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5 Steps to Managing Your Biggest Differences

“Sometimes I wonder if men and women really suit each other. Perhaps they should live next door and just visit now and then.” 
- Katherine Hepburn

Do you and your partner blame each other for your differences?

In practice we hear:

  • You leave the house such a mess -vs- you want the house to look perfect.
  • You make too many plans -vs- you don’t want to do anything.
  • You spend too much money -vs- you don’t save for our retirement.
  • I need more intimacy -vs- I need more space.
  • Let’s relax on vacation -vs- we have to see all the sights on vacation.
  • You always fight when we differ -vs- you always leave when we disagree.

The usual pattern is our differences are overlooked in the beginning when we are in the honeymoon stage. Down the road we begin to blame our partners for not being like us. We fall into the trap of making our way right, and making our partner’s way wrong. Then we judge and criticize them for doing things their way. The result: chronic arguments about these issues.

Most couples have significant differences in their personalities and ways of living. Opposites do attract.

The key to staying together forever is to learn how to accept, respect, and manage these differences, instead of allowing them to become stumbling blocks.

Just how do you do that when your partner’s messiness or overspending drives you crazy? Communicate.

Here are steps you can take to work through these issues:

  1. Acknowledge your differences without making each other wrong. For instance, some people feel better when their house is organized; others would rather relax then straighten up. No one is right or wrong.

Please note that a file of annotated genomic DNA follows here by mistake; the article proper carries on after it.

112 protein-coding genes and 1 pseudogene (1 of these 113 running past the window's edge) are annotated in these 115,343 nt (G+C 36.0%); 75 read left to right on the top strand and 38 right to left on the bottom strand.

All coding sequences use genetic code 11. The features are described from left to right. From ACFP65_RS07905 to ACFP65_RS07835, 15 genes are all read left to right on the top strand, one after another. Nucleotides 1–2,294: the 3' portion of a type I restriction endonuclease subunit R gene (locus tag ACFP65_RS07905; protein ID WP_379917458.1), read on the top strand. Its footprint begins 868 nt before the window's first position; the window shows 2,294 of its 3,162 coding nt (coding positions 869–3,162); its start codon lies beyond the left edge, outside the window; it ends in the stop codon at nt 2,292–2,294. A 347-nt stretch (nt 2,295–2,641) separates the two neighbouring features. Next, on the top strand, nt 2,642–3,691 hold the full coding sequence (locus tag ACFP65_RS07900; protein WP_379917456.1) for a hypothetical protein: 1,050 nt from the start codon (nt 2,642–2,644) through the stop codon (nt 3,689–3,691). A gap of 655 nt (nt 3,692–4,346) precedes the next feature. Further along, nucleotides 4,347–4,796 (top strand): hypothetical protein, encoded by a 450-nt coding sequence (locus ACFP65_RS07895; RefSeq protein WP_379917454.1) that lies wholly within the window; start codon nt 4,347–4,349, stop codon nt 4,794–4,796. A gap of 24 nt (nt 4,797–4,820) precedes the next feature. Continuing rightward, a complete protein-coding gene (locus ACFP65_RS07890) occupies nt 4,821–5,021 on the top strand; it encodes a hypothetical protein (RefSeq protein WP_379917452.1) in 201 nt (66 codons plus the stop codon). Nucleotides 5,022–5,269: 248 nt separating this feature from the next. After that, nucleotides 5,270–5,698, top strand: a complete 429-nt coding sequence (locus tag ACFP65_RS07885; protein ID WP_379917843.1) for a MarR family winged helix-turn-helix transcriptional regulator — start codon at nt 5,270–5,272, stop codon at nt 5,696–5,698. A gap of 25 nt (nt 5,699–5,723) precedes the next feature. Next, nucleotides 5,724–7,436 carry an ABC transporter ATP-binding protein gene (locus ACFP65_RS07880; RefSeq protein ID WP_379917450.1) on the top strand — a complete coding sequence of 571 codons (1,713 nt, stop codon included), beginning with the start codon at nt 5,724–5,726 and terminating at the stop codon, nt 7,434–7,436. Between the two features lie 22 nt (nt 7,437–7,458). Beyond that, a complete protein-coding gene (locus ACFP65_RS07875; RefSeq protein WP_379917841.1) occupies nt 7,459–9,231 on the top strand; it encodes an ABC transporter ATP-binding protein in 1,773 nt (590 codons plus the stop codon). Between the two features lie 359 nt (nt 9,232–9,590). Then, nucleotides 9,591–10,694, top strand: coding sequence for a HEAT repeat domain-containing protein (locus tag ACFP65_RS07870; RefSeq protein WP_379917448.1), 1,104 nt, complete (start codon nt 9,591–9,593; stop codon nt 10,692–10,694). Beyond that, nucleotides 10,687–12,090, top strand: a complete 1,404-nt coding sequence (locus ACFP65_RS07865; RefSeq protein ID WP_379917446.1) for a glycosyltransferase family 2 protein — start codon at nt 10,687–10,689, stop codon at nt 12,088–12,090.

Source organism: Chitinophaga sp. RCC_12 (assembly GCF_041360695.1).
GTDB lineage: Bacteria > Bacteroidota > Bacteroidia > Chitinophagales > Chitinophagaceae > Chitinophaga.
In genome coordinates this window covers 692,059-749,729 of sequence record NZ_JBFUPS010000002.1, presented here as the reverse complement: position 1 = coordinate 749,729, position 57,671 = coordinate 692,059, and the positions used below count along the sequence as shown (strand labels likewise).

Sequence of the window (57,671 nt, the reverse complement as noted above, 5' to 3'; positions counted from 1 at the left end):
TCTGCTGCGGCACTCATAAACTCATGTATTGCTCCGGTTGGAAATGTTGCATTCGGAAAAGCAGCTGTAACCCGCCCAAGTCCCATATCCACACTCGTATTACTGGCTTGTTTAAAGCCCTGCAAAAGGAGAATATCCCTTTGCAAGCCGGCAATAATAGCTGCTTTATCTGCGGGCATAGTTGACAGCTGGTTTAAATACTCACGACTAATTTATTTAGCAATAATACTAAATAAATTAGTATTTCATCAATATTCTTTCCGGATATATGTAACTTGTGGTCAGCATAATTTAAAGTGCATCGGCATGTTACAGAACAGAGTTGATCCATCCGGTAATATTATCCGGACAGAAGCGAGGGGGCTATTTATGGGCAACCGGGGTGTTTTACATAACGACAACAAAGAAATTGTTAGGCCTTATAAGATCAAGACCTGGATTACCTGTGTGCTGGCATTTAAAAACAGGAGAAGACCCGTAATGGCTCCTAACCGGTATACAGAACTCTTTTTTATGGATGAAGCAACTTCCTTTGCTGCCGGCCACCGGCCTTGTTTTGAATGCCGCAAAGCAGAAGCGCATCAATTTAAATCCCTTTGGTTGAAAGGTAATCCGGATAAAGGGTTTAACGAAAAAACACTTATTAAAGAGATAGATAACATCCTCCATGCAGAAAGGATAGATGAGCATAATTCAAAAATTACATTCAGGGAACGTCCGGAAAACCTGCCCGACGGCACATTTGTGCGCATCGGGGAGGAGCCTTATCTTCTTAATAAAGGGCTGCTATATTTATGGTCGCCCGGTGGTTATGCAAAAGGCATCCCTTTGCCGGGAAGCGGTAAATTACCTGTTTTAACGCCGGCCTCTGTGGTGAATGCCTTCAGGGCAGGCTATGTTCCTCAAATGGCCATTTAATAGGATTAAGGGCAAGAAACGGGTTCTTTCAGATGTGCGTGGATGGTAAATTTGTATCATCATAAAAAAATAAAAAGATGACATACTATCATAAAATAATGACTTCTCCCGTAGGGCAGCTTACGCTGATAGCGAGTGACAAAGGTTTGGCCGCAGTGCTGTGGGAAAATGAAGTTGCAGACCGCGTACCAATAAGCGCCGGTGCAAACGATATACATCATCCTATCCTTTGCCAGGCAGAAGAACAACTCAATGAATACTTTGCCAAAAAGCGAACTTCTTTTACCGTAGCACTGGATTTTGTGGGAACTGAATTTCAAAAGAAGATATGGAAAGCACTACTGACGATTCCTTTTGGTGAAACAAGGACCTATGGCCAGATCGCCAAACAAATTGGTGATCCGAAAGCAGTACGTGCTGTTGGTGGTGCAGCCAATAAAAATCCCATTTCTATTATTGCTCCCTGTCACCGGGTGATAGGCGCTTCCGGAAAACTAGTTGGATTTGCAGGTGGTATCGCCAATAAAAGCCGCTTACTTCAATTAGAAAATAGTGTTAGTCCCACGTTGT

2. Communicate your feelings about the issue to each other, one at a time, and hear your partner’s point of view. For example ask, “Help me understand your need for organization.” “Help me understand how you can leave things disorganized.”
  3. Listen and acknowledge your partner’s feelings, even if it makes no sense to you. You may never understand why your partner needs the house tidy, but believe her strong feelings are real for her.
  4. Agree to respect your differences instead of trying make it about right and wrong. For example, you could say, “I recognize you would rather relax and I want to clean up.”
  5. Figure out action steps as a team to make it work for both of you. For instance, agree you will make sure the house is clean and neat when you have company coming; and on some weeknights. And if you are not finished straightening up by 10PM (or an agreed upon time) you will leave it for the next day and relax.

Following these steps has helped us and many of the couples we have worked with. It is an exercise in putting the relationship above your individual needs. Partners who want to stay together for a lifetime develop the ability to accept each other and love each other despite their different ways. And isn’t that what commitment is all about?

The Key to Lasting Love

Remember the Beatles song, “All You Need is Love”? For a relationship to last a lifetime, nothing could be further from the truth.

Love is defined as an intense feeling of strong affection and attraction; a deep romantic or sexual attachment. It is what initially brings us together. It’s the beginning; it’s the first thing we need in a relationship. But love by itself will not sustain a partnership “till death do us part.” The romantic notion the feeling of love will hold us together forever is a myth.

Why isn’t it enough? Why isn’t romantic love, followed by commitment or marital vows, able to keep us connected for a lifetime? The answer is “falling in love” or “being in love,” though a powerful emotion, is passive. Our culture naively teaches us to believe the feelings of love will never change. We don’t learn how to actively nurture and grow the emotion of love over our lifetimes.

Love is a feeling and feelings are strange things. You can’t see them or touch them; they exist in our minds and our hearts. They are dynamic and always in process. And they are highly subject to change over the years depending on life’s circumstances. We expect the promise we make in our vows, alone, will ensure those powerful feelings will last forever. In reality it takes so much more than that.